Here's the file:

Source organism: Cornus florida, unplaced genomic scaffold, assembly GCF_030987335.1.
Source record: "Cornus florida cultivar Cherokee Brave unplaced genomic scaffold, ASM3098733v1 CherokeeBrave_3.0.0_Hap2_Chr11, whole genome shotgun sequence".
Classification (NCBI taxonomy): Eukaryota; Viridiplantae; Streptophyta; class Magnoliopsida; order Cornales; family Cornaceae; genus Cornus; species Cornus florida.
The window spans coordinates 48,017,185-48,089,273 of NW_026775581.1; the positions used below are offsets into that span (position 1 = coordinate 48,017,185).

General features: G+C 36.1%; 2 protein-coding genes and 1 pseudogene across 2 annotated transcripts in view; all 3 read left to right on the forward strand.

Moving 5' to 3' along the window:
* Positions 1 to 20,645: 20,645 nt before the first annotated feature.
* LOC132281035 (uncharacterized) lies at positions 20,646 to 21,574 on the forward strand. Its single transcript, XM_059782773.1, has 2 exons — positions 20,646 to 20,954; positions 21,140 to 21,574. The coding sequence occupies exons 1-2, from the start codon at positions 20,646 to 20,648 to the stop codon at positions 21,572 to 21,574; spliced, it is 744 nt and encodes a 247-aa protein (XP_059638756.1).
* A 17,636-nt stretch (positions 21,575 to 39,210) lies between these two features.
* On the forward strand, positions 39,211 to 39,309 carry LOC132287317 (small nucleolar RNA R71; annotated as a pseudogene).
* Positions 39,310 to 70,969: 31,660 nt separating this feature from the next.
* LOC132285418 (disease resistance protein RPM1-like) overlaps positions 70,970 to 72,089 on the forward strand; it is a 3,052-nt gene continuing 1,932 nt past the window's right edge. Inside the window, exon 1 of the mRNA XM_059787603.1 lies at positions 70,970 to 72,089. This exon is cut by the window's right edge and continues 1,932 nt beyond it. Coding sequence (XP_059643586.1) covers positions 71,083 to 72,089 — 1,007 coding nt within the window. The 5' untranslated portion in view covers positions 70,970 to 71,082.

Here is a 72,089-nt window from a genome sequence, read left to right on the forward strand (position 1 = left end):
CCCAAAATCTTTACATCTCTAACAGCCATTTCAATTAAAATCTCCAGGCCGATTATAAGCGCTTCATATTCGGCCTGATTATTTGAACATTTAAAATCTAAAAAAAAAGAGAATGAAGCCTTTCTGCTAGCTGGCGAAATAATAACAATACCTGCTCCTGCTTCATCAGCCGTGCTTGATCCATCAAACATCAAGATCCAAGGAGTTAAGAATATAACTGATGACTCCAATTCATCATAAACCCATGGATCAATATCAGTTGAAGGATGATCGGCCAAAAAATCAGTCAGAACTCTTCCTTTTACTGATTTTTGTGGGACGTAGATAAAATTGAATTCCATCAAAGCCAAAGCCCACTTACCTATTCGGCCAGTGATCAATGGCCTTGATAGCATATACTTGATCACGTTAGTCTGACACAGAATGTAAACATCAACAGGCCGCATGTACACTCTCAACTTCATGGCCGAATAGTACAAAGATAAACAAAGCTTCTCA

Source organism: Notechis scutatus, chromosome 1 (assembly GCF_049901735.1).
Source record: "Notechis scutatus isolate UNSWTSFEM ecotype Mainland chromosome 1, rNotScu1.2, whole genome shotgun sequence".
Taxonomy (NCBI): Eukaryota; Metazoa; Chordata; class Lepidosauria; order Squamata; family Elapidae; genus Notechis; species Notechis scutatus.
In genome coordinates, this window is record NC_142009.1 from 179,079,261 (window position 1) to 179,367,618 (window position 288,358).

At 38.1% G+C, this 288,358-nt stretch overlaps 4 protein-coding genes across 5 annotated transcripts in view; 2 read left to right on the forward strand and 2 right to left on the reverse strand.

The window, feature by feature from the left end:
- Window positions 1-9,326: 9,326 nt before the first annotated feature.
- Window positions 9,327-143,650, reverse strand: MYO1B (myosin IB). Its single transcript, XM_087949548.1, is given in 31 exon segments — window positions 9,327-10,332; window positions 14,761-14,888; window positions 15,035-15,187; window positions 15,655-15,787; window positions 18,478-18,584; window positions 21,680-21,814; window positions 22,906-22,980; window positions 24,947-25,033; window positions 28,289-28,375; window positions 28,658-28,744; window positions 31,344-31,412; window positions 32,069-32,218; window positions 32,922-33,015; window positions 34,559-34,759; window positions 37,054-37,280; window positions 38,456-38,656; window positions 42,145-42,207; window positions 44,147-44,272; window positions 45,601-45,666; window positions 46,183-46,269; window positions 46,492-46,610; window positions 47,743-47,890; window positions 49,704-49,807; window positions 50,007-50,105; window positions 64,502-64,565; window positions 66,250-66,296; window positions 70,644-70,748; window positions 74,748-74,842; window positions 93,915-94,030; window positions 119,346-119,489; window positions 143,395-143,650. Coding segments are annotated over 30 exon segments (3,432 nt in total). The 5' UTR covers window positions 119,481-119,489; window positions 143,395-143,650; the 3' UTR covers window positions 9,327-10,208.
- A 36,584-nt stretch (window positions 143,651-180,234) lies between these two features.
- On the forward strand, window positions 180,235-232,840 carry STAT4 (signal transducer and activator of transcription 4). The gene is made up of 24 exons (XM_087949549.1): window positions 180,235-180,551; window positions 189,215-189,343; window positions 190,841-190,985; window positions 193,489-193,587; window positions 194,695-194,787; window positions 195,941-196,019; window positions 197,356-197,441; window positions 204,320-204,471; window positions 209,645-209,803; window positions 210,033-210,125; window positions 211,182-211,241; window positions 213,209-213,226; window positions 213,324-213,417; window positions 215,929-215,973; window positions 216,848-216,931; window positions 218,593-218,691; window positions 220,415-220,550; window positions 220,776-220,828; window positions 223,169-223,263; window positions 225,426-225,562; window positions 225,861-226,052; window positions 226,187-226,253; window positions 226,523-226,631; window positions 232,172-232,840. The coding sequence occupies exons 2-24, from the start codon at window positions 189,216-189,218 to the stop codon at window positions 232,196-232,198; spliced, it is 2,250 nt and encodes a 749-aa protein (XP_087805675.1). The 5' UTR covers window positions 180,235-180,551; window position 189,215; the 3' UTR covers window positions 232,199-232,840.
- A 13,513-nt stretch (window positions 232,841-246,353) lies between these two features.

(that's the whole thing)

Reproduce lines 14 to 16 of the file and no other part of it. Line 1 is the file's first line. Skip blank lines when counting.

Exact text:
CCCAAAATCTTTACATCTCTAACAGCCATTTCAATTAAAATCTCCAGGCCGATTATAAGCGCTTCATATTCGGCCTGATTATTTGAACATTTAAAATCTAAAAAAAAAGAGAATGAAGCCTTTCTGCTAGCTGGCGAAATAATAACAATACCTGCTCCTGCTTCATCAGCCGTGCTTGATCCATCAAACATCAAGATCCAAGGAGTTAAGAATATAACTGATGACTCCAATTCATCATAAACCCATGGATCAATATCAGTTGAAGGATGATCGGCCAAAAAATCAGTCAGAACTCTTCCTTTTACTGATTTTTGTGGGACGTAGATAAAATTGAATTCCATCAAAGCCAAAGCCCACTTACCTATTCGGCCAGTGATCAATGGCCTTGATAGCATATACTTGATCACGTTAGTCTGACACAGAATGTAAACATCAACAGGCCGCATGTACACTCTCAACTTCATGGCCGAATAGTACAAAGATAAACAAAGCTTCTCA

Source organism: Notechis scutatus, chromosome 1 (assembly GCF_049901735.1).
Source record: "Notechis scutatus isolate UNSWTSFEM ecotype Mainland chromosome 1, rNotScu1.2, whole genome shotgun sequence".